CANactions
Creating a common vision for the development

Interview with Klaus Overmeyer
Creating a common vision for the development
Interview with Klaus Overmeyer
Klaus Overmeyer is a landscape architect and founder of Urban Catalyst, international mentor moderator, jury member and strategic consultant in numerous urban transformation projects. He succeeds in creating future models for cities and spaces by a stakeholder-oriented approach. Prior to CANactions Festival 2019 Klaus Overmeyer spoke about the mission of Urban Catalyst, the projects the office deals with, as well as his vision the development of urban professions in the future
CANactions: What is Urban Catalyst and what was the story behind this idea?

Klaus Overmeyer: Urban Catalyst was founded in 2004 by landscape architect Klaus Overmeyer as a spin-off the EU-funded research project „Urban Catalyst" (2001-2003), investigating the potential of temporary uses for urban revitalization. The philosophy of Urban Catalyst is deeply rooted in a user-based and process-oriented approach towards spatial transformation.

Today Urban Catalyst develops participative models for the strategic design and use of spaces in transformation for cities, private enterprises and civil organizations. 22 experts in the field of architecture, urban design, city planning, environmental design, politics and landscape architecture join Urban Catalyst. The office is owned by 9 partners and organized in cooperative-leadership-models. Responsibility is taken by a broad range of roles and teams.

Can you describe how do you approach each project?

Each project is different and we don't have one recipe for all challenges. One of our most crucial approaches is, that we develop concepts in dialogue-based processes with our clients and often with multiple ranges of actors. In order to deal with increasing complexity of positions and factors which have an impact on spatial transformation we put a lot of attention to a good process design at the beginning of a project. In interactive workshops with all relevant project stakeholders, we define phases, milestones and achievements, participative formats and the steps for content production. The process design is the navigation system for planning.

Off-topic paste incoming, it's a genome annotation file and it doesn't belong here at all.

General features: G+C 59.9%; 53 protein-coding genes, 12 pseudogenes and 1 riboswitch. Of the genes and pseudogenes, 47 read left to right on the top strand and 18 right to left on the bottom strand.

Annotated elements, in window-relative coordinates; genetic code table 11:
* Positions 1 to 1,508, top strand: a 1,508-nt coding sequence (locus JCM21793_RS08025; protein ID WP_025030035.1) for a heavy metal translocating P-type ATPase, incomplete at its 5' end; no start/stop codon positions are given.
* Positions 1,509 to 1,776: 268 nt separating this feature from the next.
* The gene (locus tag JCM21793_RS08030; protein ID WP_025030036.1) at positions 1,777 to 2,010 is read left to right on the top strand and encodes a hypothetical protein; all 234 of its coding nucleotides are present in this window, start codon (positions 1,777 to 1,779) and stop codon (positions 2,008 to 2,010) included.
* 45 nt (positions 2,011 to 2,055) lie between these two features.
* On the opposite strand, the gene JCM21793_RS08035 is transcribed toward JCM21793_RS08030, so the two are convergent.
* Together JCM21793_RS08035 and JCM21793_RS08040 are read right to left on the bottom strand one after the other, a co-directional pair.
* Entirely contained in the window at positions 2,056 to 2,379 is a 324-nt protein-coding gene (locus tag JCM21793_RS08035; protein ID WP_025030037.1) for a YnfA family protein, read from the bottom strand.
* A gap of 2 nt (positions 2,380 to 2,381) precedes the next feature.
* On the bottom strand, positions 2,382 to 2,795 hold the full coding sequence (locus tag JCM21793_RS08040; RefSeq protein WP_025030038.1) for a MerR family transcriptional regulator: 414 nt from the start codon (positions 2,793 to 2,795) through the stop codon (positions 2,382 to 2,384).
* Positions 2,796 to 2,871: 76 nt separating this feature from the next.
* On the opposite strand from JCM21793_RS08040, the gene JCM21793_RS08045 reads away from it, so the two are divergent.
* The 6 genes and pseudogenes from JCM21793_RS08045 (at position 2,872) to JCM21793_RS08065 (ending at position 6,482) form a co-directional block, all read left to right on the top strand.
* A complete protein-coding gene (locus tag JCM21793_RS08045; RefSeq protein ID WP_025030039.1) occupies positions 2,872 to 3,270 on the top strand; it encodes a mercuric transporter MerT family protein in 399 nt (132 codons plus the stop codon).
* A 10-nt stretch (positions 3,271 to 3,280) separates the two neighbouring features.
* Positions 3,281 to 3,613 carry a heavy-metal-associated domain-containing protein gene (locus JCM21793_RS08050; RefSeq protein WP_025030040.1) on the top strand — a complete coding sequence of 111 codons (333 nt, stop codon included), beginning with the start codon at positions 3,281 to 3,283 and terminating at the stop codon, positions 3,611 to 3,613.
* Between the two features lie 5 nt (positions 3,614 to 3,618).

What is your proudest project to date? And why?

My most important project is the transformation of the organization Urban Catalyst. I started Urban Catalyst on my own and led the office for 12 years in a „one-chief-policy". According to the motto „practice what you preach," I decided in 2017 to share responsibility and leadership with the people I work with. Former employees became colleagues and shareholders. Today I still own 68% of the company. My vision is to become redundant in the end by transferring successively all shares of the company to my colleagues.

What other projects are you particularly excited to be working on?

I personally like working with small groups or large audiences who are willing to develop a common vision. Most of our projects deal with both – building communities as well as shared visions for the development of spaces in different scales.
What is the role of community in your practice?

Communities play a crucial role in our practice from different perspectives. On a global scale we work in research projects dealing with the question of how we can share limited resources and how can cities become catalysts for the implementation of the 17 global Sustainable Development Goals.

Moreover, a lot of our projects deal with public interest design: How can we develop cities and spaces in a common interest? How can people´s vision be integrated into planning processes?

What do you find the most challenging aspects of your work?

As we mostly work on a strategic level one of the biggest challenges is the implementation of results. Although we are architects and planners our products often have an indirect impact on the design of spaces. It would be great to combine both more in future – participatory concept design and spatial design.

How do you see your main professional mission?

Enabling people to co-produce spaces on different scales.

What new urban professions will emerge in the future?

From my point of view, new professions will emerge at the interface of transformation and spatial design. What we need are spatial transformation designers, process freaks, stakeholder catalysts, complexity builders and more gardeners.

What skills will be crucial for these professions?

As architects, we are educated to reduce complexity with our genius designs. In contrast to that, the future challenge in spatial development is not to reduce complexity but to use it as a building material of the new world. Core competence in this field is on the one hand to identify the driving forces of spatial development. On the other hand, we have to make the peoples visions on space visible .make visible and integrate them into planning processes.
Text: Olena Vozniak